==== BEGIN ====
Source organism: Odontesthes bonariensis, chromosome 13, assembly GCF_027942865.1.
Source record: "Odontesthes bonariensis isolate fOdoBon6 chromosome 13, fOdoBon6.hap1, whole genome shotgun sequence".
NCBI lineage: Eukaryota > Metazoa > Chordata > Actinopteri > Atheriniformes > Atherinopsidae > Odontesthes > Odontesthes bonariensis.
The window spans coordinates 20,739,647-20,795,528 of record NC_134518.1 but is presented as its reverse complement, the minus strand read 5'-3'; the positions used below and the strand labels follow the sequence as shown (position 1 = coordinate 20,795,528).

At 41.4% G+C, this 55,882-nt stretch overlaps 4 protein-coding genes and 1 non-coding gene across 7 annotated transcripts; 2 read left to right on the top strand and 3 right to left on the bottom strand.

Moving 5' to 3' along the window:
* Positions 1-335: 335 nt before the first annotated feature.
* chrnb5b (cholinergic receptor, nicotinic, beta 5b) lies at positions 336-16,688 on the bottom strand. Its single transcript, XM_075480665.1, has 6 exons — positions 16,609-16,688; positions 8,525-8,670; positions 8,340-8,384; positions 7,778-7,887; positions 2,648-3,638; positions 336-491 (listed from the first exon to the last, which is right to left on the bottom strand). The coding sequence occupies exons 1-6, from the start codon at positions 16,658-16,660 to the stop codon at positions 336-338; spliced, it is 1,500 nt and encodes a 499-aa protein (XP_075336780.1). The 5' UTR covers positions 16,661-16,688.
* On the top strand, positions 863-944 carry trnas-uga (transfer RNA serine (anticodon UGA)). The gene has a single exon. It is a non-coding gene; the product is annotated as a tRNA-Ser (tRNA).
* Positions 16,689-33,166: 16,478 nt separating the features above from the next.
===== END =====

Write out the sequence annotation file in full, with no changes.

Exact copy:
Source organism: Odontesthes bonariensis, chromosome 13, assembly GCF_027942865.1.
Source record: "Odontesthes bonariensis isolate fOdoBon6 chromosome 13, fOdoBon6.hap1, whole genome shotgun sequence".
NCBI lineage: Eukaryota > Metazoa > Chordata > Actinopteri > Atheriniformes > Atherinopsidae > Odontesthes > Odontesthes bonariensis.
The window spans coordinates 20,739,647-20,795,528 of record NC_134518.1 but is presented as its reverse complement, the minus strand read 5'-3'; the positions used below and the strand labels follow the sequence as shown (position 1 = coordinate 20,795,528).

At 41.4% G+C, this 55,882-nt stretch overlaps 4 protein-coding genes and 1 non-coding gene across 7 annotated transcripts; 2 read left to right on the top strand and 3 right to left on the bottom strand.

Moving 5' to 3' along the window:
* Positions 1-335: 335 nt before the first annotated feature.
* chrnb5b (cholinergic receptor, nicotinic, beta 5b) lies at positions 336-16,688 on the bottom strand. Its single transcript, XM_075480665.1, has 6 exons — positions 16,609-16,688; positions 8,525-8,670; positions 8,340-8,384; positions 7,778-7,887; positions 2,648-3,638; positions 336-491 (listed from the first exon to the last, which is right to left on the bottom strand). The coding sequence occupies exons 1-6, from the start codon at positions 16,658-16,660 to the stop codon at positions 336-338; spliced, it is 1,500 nt and encodes a 499-aa protein (XP_075336780.1). The 5' UTR covers positions 16,661-16,688.
* On the top strand, positions 863-944 carry trnas-uga (transfer RNA serine (anticodon UGA)). The gene has a single exon. It is a non-coding gene; the product is annotated as a tRNA-Ser (tRNA).
* Positions 16,689-33,166: 16,478 nt separating the features above from the next.